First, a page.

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Tuesday, 18 July, 2000, 11:34 GMT
Famous Fan: David Troughton
One of Britain's best-known TV and stage actors, David Troughton is currently playing Bolingbroke in Richard II and the title role in Henry IV (Parts 1 and 2) for the Royal Shakespeare Company.
His passion for The Bard is equalled, however, by his passion for cricket.
Q: What is your first cricketing memory?
A: Facing my father's slow off-breaks in the garden, aged five. Although he was never a cricket fan, he enjoyed the game and taught me the essences of batting and bowling.
Also, when I was about four, I remember my grandfather getting irate while watching a Test match on his old Cosser black and white TV, because a fielder had stopped the ball going to the boundary using his feet. Not cricket!
A: Gary Sobers. Was all that I ever wanted to be as a cricketer. Did everything and did it well.
Q: Did you play for a school or club team?
A: Having played only a little cricket at school, I came to my 'serious' playing days with a nomadic team called The Weekenders which was a side that formed when I lived in Hampstead and it is even now still going strong.
Made up of a group of actors including David and Clive Swift, Chris Douglas (who now writes as Dave Podmore in the Guardian) and various sons, friends and anyone else who wanted a game, The Weekenders went from strength to strength and played a good standard of cricket.
My best bowling was nine for 27 against a Hertfordshire village side, a feat that I still remember as I had to buy both teams large jugs of beer and got totally p****d.
Two years ago was the side's 25th anniversary and a friendly was held at Oxford University versus a Dons side captained by Clive Swift's son Adam (now a professor of Philosophy).
I wasn't going to play but just umpire, but someone didn't turn up so I went in No 11 and put on a Weekenders record stand for the last wicket of 54 with my fellow batsman, Mike Freeman, scoring 32 off 25 balls. Oh, the good old days!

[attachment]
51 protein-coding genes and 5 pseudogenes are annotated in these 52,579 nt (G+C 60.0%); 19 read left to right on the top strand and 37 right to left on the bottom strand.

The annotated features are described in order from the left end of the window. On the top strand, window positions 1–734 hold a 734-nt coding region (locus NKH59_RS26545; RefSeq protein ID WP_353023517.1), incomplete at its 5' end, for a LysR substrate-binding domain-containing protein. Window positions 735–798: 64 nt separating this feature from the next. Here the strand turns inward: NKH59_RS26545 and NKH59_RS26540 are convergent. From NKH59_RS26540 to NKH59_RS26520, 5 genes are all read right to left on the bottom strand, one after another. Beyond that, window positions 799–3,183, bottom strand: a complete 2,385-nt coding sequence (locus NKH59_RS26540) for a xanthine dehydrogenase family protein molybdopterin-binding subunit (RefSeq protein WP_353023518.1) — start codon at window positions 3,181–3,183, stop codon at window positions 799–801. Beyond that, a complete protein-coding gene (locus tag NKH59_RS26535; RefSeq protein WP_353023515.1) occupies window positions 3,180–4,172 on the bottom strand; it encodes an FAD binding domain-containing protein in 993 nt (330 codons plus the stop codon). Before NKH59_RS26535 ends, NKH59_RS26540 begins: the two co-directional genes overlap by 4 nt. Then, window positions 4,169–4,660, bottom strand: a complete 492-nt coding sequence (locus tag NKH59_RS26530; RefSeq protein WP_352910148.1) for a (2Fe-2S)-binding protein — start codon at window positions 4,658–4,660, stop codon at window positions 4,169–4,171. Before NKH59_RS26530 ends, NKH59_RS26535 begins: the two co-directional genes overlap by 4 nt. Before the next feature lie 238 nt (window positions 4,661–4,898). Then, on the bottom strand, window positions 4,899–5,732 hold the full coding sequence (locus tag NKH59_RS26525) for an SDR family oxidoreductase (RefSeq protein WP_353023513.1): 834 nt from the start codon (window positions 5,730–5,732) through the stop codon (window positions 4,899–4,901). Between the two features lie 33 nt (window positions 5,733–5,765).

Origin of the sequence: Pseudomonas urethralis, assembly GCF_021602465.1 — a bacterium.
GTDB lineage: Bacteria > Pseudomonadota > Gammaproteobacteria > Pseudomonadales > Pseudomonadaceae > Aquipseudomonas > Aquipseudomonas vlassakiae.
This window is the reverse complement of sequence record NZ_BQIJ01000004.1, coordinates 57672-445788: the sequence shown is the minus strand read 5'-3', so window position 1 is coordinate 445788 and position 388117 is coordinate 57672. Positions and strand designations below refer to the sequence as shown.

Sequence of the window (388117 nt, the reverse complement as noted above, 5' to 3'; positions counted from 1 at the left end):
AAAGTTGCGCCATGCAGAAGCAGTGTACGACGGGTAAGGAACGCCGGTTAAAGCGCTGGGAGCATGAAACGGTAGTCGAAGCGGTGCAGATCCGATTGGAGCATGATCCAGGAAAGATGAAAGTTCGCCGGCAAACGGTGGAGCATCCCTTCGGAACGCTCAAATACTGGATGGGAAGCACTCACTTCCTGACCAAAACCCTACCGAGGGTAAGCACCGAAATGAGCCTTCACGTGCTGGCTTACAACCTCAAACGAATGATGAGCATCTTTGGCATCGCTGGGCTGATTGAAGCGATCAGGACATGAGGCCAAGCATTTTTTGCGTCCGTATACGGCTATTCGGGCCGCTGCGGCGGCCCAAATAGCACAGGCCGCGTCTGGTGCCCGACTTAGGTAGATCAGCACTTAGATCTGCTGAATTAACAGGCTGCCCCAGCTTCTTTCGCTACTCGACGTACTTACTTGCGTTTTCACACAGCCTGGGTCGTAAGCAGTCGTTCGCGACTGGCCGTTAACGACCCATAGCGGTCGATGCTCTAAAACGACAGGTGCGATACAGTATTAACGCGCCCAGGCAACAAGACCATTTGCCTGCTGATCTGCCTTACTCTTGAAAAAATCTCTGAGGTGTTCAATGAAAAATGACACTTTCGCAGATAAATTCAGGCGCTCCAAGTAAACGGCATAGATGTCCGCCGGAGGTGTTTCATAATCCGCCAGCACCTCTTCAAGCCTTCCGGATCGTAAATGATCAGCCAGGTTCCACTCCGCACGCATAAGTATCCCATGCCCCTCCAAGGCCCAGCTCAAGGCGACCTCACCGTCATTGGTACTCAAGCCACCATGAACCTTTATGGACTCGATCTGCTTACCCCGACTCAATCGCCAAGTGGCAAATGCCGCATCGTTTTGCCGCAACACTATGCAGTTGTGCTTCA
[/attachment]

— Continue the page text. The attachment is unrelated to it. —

A: Steve Waugh, as he saves all his best performances for when his side is struggling. He is not particularly elegant as a batsman but if one had to have someone to bat to save ones life I would turn to Mr.Waugh.
Also his comment to Herschelle Gibbs, who dropped him in the World Cup semi-final, has to be one of the greatest pieces of witty sledging ever.
Q: Which is your favourite cricket venue?
A: Stratford-upon-Avon CC and the view from the scorebox. Having passed my scoring exams, I now score for Stratford in the Birmingham League Premier Division. At the moment we are lying second.
Q: Should technology be used to help umpires with lbw decisions?
A: Either we use no technology at all or we use all that is available. Many run outs that would have been doubtful and gone in favour of the batsman are now proving to be out by a whisker.
If there is the technology to plot with certainty the path of the ball after it has bounced then I think that we should use it. I feel that batsmen would benefit from the knowledge that there was no doubt that the ball would have hit the stumps. No more excuses of being 'triggered'.
Q: If you were in charge of the ECB, what would you do to improve the fortunes of the England team?
Also, I would institute a practice net to be available at all times during a match for anyone in the side to warm up in, especially batsmen. It seems crazy to me that at the beginning of the day there is a frantic warm up session, and then the batting side sit in the pavilion all day, until three hours later when the No 4 marches to the crease completely cold. No wonder he doesn't move his feet early on.
If he had been batting in a net 20 minutes before, I am sure he would be more prepared to face Walsh and co.
Q: Will a two-division Championship succeed in raising standards?
A: Two divisions with relegation and promotion is a good idea as long as the stakes are high i.e. bigger prize money via more sponsors. Standards can only be raised by improving pitches, cutting down the size of county squads and making each match more meaningful.
As an actor, I prefer playing on stage to a full house. Playing to an empty theatre is soul destroying. County cricket is losing its audience, so county players are not getting the buzz and excitement of playing in front of a full house until they go onto the international stage.
Suddenly they are in front of 15,000 people and many just freeze as they are not used to it. Nerves are a terrible thing when not used in the right way. Had they had the experience before at county level, the step up to International level would not be so great.
Q: Do you believe Hansie Cronje has told the full story?
A: I hope so but I doubt it.
A: Jeff Thomson. Not only was he one of the fastest bowlers ever, but his sling action prevented the batsman from sighting the ball until it had left the hand. By then it was usually too late.
The usual luxury of watching the ball in the bowler's hand as he was running in was impossible.
Q: Which would you rather watch - Test or one-day international?
A: It would have to be Test match cricket, the essence of the game. The various swings in fortune over five days is always fascinating, especially watching England!
Having said that, five days of Test cricket is a rarity nowadays, partly due to the bowlers' ascendancy and poorer Test wickets, but also because scoring rates are quicker due to the influence of the one-day game. The recent Lord's Test was more like three one-day games than three days of a Test match.
10 Jul 00 | Cricket
Famous Fan: John Kettley
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